|Title of Invention||
"IN SITU RECOVERY OF HYDROCARBONS FROM A KEROGEN-CONTAINING FORMATION"
|Abstract||The present invention relates to a method for the in-situ pyrolysis of hydrocarbons in a subterranean kerogen-containing formation, comprising providing heat to at least a portion of the kerogen-containing formation such that at least a part of the heated portion reaches the pyrolysis temperature of kerogen, yielding pyrolysis products; and collecting pyrolysis products from the subterranean formation characterised in that the subterranean formation is selected to comprise kerogen with a vitrinite reflectance of 0.2 to 3.0%.|
|Full Text||The present invention relates to a method for the production of hydrocarbons from a kerogen-containing formation.
Hydrocarbon containing materials obtained from subterranean formations are often used as energy resources, as feedstocks, and as consumer products. Concerns over depletion of available hydrocarbon resources have led to development of processes for more efficient recovery, processing and/or use of available hydrocarbon resources. In situ processes can be used to remove hydrocarbon materials from subterranean formations.
Such an in situ process by application of heat to oil shale formations is described in US-A 2923535 and US-A-4886118. Heat is applied to the oil shale formation to pyrolyze kerogen within the oil shale formation. The heat also fractures the formation to increase permeability of the formation. The increased permeability may allow pyrolysis product to travel to a production well where the fluid is removed from the oil shale formation. In the process of US-A-2923535, for example, an oxygen-containing gaseous medium is introduced to a permeable stratum, preferably while still hot from a preheating step, to initiate combustion.
Kerogen is composed of organic matter, which has been transformed due to a maturation process. Hydrocarbon containing formations that include kerogen include, but are not limited to, coal containing formations and oil shale containing formations. The maturation process may include two stages: a biochemical stage and a geochemical
stage. The biochemical stage typically involves degradation of organic material by both aerobic and anaerobic mechanisms. The geochemical stage typically involves conversion of organic matter due to temperature changes and significant pressures. During maturation, oil and gas may be produced as organic matter of kerogen is transformed.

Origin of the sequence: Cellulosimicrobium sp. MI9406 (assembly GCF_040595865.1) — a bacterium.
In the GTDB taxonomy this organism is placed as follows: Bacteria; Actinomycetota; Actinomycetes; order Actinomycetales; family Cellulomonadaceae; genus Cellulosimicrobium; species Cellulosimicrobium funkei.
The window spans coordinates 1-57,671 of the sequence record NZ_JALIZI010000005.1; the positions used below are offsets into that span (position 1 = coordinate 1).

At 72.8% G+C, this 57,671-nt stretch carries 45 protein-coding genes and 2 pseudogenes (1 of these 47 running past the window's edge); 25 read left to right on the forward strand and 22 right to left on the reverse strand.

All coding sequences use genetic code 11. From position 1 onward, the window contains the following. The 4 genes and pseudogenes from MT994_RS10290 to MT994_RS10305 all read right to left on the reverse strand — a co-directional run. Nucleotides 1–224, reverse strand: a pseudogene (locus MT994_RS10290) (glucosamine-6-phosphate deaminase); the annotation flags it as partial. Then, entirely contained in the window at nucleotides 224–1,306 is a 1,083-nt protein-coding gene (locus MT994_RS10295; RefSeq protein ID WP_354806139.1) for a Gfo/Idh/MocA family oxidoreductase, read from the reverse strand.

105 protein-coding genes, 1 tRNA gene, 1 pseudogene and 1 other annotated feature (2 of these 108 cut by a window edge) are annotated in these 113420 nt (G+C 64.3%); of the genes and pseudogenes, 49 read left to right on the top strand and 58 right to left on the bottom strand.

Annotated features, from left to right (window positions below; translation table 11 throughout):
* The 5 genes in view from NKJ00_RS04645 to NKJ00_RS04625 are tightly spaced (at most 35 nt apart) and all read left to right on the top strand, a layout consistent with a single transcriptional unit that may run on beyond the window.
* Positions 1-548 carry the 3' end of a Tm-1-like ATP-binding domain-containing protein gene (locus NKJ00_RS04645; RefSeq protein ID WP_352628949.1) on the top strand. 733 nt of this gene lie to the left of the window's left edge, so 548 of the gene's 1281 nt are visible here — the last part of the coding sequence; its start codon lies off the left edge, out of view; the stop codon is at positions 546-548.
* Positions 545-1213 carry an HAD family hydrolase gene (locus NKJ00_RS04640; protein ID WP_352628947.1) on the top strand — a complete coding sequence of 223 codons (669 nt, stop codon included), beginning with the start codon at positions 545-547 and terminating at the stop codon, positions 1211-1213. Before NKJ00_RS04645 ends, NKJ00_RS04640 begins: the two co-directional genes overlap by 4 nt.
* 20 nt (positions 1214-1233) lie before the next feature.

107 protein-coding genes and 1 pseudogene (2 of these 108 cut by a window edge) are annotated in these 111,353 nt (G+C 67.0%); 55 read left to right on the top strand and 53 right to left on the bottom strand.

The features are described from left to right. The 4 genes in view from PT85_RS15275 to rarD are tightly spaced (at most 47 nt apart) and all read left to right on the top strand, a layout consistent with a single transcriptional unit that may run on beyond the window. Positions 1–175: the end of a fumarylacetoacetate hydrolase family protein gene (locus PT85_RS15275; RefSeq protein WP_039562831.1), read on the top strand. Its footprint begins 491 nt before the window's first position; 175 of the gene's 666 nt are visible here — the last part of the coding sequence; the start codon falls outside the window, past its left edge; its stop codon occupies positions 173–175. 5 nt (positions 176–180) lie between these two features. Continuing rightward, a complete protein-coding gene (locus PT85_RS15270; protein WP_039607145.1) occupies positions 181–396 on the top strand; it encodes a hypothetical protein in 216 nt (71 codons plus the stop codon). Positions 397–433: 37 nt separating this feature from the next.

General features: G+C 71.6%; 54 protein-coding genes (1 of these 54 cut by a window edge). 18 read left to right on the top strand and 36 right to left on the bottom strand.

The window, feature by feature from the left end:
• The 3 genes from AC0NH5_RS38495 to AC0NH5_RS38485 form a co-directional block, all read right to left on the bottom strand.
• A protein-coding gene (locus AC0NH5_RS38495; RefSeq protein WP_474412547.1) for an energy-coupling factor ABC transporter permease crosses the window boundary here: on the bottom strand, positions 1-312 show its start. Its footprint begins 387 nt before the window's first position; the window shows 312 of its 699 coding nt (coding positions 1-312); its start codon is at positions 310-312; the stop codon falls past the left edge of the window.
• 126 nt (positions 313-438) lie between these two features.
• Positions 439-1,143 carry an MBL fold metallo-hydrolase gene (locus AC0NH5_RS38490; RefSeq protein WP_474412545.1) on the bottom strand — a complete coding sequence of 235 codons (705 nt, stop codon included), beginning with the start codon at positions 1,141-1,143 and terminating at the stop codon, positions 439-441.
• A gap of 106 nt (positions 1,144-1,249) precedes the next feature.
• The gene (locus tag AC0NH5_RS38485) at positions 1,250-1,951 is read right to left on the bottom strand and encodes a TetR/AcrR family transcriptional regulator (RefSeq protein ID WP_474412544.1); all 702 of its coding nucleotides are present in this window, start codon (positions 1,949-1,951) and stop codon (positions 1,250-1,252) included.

For example, kerogen can be classified into four distinct groups: type I, type II, type III, and type IV. The types depend upon precursor materials of the kerogen. The precursor materials transform over time into macerals, which are microscopic structures that have different structures and properties based on the precursor materials from which they are derived. Oil shale may be described as a kerogen type I or type II and may primarily contain macerals from the liptinite group. Liptinites are derived from plants, specifically the lipid rich and resinous parts. The concentration of hydrogen within liptinite may be as high as 9%. In addition, liptinite has a relatively high H/C ratio and a relatively low 0/C ratio. A type I kerogen may also be further classified as an alginite, since type I kerogen may consist primarily of alga bodies. Type I kerogen may result from deposits made in lacustrine environments. Type II kerogen may develop from organic matter that was deposited in marine environments.
Type III kerogen may generally include vitrinite macerals. Vitrinite is derived from cell walls and/or woody tissues (e.g., stems, branches, leaves and roots of plants). Type III kerogen may be present in most humic coals. Type III kerogen may develop from organic matter that was deposited in swamps. Type IV kerogen includes the inertinite maceral group. This group is composed of plant material such as leaves, bark and stems that has undergone oxidation during the early peat stages of
burial diagenesis. It is chemically similar to vitrinite but has a high carbon and low hydrogen content. Thus, it is considered inert.